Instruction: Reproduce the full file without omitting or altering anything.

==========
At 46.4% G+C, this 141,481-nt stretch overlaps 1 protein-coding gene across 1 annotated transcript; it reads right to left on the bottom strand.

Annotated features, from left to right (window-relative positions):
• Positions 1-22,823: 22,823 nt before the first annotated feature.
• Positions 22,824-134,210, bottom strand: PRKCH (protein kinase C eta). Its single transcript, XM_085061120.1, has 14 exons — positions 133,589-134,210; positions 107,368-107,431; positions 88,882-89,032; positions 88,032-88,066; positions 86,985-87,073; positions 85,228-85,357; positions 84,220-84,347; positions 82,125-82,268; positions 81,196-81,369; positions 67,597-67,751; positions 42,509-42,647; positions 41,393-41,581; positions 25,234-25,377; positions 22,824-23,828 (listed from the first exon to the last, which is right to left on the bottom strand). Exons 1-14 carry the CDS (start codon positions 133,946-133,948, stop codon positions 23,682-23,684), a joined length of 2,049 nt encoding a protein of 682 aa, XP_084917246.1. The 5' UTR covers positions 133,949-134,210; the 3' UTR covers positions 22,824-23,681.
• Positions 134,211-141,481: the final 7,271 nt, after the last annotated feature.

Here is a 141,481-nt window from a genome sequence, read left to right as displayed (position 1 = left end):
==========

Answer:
At 46.4% G+C, this 141,481-nt stretch overlaps 1 protein-coding gene across 1 annotated transcript; it reads right to left on the bottom strand.

Annotated features, from left to right (window-relative positions):
• Positions 1-22,823: 22,823 nt before the first annotated feature.
• Positions 22,824-134,210, bottom strand: PRKCH (protein kinase C eta). Its single transcript, XM_085061120.1, has 14 exons — positions 133,589-134,210; positions 107,368-107,431; positions 88,882-89,032; positions 88,032-88,066; positions 86,985-87,073; positions 85,228-85,357; positions 84,220-84,347; positions 82,125-82,268; positions 81,196-81,369; positions 67,597-67,751; positions 42,509-42,647; positions 41,393-41,581; positions 25,234-25,377; positions 22,824-23,828 (listed from the first exon to the last, which is right to left on the bottom strand). Exons 1-14 carry the CDS (start codon positions 133,946-133,948, stop codon positions 23,682-23,684), a joined length of 2,049 nt encoding a protein of 682 aa, XP_084917246.1. The 5' UTR covers positions 133,949-134,210; the 3' UTR covers positions 22,824-23,681.
• Positions 134,211-141,481: the final 7,271 nt, after the last annotated feature.

Here is a 141,481-nt window from a genome sequence, read left to right as displayed (position 1 = left end):